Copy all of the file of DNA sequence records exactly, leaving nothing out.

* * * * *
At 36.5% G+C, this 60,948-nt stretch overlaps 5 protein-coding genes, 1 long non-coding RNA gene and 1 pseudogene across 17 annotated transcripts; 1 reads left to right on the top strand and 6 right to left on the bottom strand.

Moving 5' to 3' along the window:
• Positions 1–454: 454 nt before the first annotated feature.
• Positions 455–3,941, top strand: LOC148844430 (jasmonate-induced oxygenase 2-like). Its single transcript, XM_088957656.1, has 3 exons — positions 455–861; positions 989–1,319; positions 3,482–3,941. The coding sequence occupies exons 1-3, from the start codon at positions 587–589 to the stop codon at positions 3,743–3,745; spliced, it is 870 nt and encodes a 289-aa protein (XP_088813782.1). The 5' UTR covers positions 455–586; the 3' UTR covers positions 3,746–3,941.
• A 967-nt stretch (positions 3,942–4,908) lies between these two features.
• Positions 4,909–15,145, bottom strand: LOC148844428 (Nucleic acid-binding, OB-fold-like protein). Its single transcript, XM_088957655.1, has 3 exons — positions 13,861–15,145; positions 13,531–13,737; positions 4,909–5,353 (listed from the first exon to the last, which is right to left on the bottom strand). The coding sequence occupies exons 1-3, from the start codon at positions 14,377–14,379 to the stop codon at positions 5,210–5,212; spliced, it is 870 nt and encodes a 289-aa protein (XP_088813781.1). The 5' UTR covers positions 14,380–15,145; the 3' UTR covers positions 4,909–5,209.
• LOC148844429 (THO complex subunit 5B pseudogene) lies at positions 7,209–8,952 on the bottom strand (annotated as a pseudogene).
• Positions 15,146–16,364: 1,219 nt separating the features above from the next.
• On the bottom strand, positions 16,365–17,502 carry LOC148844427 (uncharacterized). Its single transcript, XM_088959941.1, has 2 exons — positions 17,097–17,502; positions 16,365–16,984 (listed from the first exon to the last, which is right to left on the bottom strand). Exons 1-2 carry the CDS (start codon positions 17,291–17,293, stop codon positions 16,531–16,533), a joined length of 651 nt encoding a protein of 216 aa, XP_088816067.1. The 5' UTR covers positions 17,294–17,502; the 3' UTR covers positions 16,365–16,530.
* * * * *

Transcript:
At 36.5% G+C, this 60,948-nt stretch overlaps 5 protein-coding genes, 1 long non-coding RNA gene and 1 pseudogene across 17 annotated transcripts; 1 reads left to right on the top strand and 6 right to left on the bottom strand.

Moving 5' to 3' along the window:
• Positions 1–454: 454 nt before the first annotated feature.
• Positions 455–3,941, top strand: LOC148844430 (jasmonate-induced oxygenase 2-like). Its single transcript, XM_088957656.1, has 3 exons — positions 455–861; positions 989–1,319; positions 3,482–3,941. The coding sequence occupies exons 1-3, from the start codon at positions 587–589 to the stop codon at positions 3,743–3,745; spliced, it is 870 nt and encodes a 289-aa protein (XP_088813782.1). The 5' UTR covers positions 455–586; the 3' UTR covers positions 3,746–3,941.
• A 967-nt stretch (positions 3,942–4,908) lies between these two features.
• Positions 4,909–15,145, bottom strand: LOC148844428 (Nucleic acid-binding, OB-fold-like protein). Its single transcript, XM_088957655.1, has 3 exons — positions 13,861–15,145; positions 13,531–13,737; positions 4,909–5,353 (listed from the first exon to the last, which is right to left on the bottom strand). The coding sequence occupies exons 1-3, from the start codon at positions 14,377–14,379 to the stop codon at positions 5,210–5,212; spliced, it is 870 nt and encodes a 289-aa protein (XP_088813781.1). The 5' UTR covers positions 14,380–15,145; the 3' UTR covers positions 4,909–5,209.
• LOC148844429 (THO complex subunit 5B pseudogene) lies at positions 7,209–8,952 on the bottom strand (annotated as a pseudogene).
• Positions 15,146–16,364: 1,219 nt separating the features above from the next.
• On the bottom strand, positions 16,365–17,502 carry LOC148844427 (uncharacterized). Its single transcript, XM_088959941.1, has 2 exons — positions 17,097–17,502; positions 16,365–16,984 (listed from the first exon to the last, which is right to left on the bottom strand). Exons 1-2 carry the CDS (start codon positions 17,291–17,293, stop codon positions 16,531–16,533), a joined length of 651 nt encoding a protein of 216 aa, XP_088816067.1. The 5' UTR covers positions 17,294–17,502; the 3' UTR covers positions 16,365–16,530.